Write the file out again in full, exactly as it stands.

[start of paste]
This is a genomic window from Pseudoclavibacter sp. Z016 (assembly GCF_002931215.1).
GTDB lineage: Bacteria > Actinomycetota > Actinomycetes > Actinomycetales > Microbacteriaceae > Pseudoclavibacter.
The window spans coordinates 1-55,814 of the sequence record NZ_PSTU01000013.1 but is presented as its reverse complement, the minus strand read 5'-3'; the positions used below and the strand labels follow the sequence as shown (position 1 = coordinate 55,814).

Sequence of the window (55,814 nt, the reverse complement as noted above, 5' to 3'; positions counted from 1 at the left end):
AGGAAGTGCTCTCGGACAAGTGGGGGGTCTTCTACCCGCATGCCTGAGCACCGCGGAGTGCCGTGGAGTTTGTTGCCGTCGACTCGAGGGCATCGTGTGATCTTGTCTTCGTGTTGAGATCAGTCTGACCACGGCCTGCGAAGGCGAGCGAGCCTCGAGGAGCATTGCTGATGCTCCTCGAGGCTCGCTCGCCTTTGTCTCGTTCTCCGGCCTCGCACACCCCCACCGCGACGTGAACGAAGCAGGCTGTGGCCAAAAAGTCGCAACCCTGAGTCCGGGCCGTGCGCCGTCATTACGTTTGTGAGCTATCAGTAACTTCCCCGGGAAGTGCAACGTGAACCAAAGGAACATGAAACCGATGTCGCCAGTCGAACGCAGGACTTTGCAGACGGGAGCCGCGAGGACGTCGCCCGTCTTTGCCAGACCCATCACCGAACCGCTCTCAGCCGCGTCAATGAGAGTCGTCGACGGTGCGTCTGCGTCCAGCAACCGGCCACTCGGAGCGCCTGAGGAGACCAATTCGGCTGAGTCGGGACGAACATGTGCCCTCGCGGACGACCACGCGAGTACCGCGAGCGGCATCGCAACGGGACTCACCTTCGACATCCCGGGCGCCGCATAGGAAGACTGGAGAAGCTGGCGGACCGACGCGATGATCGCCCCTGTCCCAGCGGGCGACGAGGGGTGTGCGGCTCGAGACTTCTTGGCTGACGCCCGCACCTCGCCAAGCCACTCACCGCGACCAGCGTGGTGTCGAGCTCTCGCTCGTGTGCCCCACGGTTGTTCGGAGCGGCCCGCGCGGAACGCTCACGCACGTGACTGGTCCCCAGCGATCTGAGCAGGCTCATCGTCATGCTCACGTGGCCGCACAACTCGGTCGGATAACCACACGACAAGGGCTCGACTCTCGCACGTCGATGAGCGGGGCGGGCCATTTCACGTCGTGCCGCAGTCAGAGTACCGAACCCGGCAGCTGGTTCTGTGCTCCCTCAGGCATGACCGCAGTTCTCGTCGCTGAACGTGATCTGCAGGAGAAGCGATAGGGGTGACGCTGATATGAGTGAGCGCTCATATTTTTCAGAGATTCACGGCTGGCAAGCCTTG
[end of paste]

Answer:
This is a genomic window from Pseudoclavibacter sp. Z016 (assembly GCF_002931215.1).
GTDB lineage: Bacteria > Actinomycetota > Actinomycetes > Actinomycetales > Microbacteriaceae > Pseudoclavibacter.
The window spans coordinates 1-55,814 of the sequence record NZ_PSTU01000013.1 but is presented as its reverse complement, the minus strand read 5'-3'; the positions used below and the strand labels follow the sequence as shown (position 1 = coordinate 55,814).

Sequence of the window (55,814 nt, the reverse complement as noted above, 5' to 3'; positions counted from 1 at the left end):
AGGAAGTGCTCTCGGACAAGTGGGGGGTCTTCTACCCGCATGCCTGAGCACCGCGGAGTGCCGTGGAGTTTGTTGCCGTCGACTCGAGGGCATCGTGTGATCTTGTCTTCGTGTTGAGATCAGTCTGACCACGGCCTGCGAAGGCGAGCGAGCCTCGAGGAGCATTGCTGATGCTCCTCGAGGCTCGCTCGCCTTTGTCTCGTTCTCCGGCCTCGCACACCCCCACCGCGACGTGAACGAAGCAGGCTGTGGCCAAAAAGTCGCAACCCTGAGTCCGGGCCGTGCGCCGTCATTACGTTTGTGAGCTATCAGTAACTTCCCCGGGAAGTGCAACGTGAACCAAAGGAACATGAAACCGATGTCGCCAGTCGAACGCAGGACTTTGCAGACGGGAGCCGCGAGGACGTCGCCCGTCTTTGCCAGACCCATCACCGAACCGCTCTCAGCCGCGTCAATGAGAGTCGTCGACGGTGCGTCTGCGTCCAGCAACCGGCCACTCGGAGCGCCTGAGGAGACCAATTCGGCTGAGTCGGGACGAACATGTGCCCTCGCGGACGACCACGCGAGTACCGCGAGCGGCATCGCAACGGGACTCACCTTCGACATCCCGGGCGCCGCATAGGAAGACTGGAGAAGCTGGCGGACCGACGCGATGATCGCCCCTGTCCCAGCGGGCGACGAGGGGTGTGCGGCTCGAGACTTCTTGGCTGACGCCCGCACCTCGCCAAGCCACTCACCGCGACCAGCGTGGTGTCGAGCTCTCGCTCGTGTGCCCCACGGTTGTTCGGAGCGGCCCGCGCGGAACGCTCACGCACGTGACTGGTCCCCAGCGATCTGAGCAGGCTCATCGTCATGCTCACGTGGCCGCACAACTCGGTCGGATAACCACACGACAAGGGCTCGACTCTCGCACGTCGATGAGCGGGGCGGGCCATTTCACGTCGTGCCGCAGTCAGAGTACCGAACCCGGCAGCTGGTTCTGTGCTCCCTCAGGCATGACCGCAGTTCTCGTCGCTGAACGTGATCTGCAGGAGAAGCGATAGGGGTGACGCTGATATGAGTGAGCGCTCATATTTTTCAGAGATTCACGGCTGGCAAGCCTTG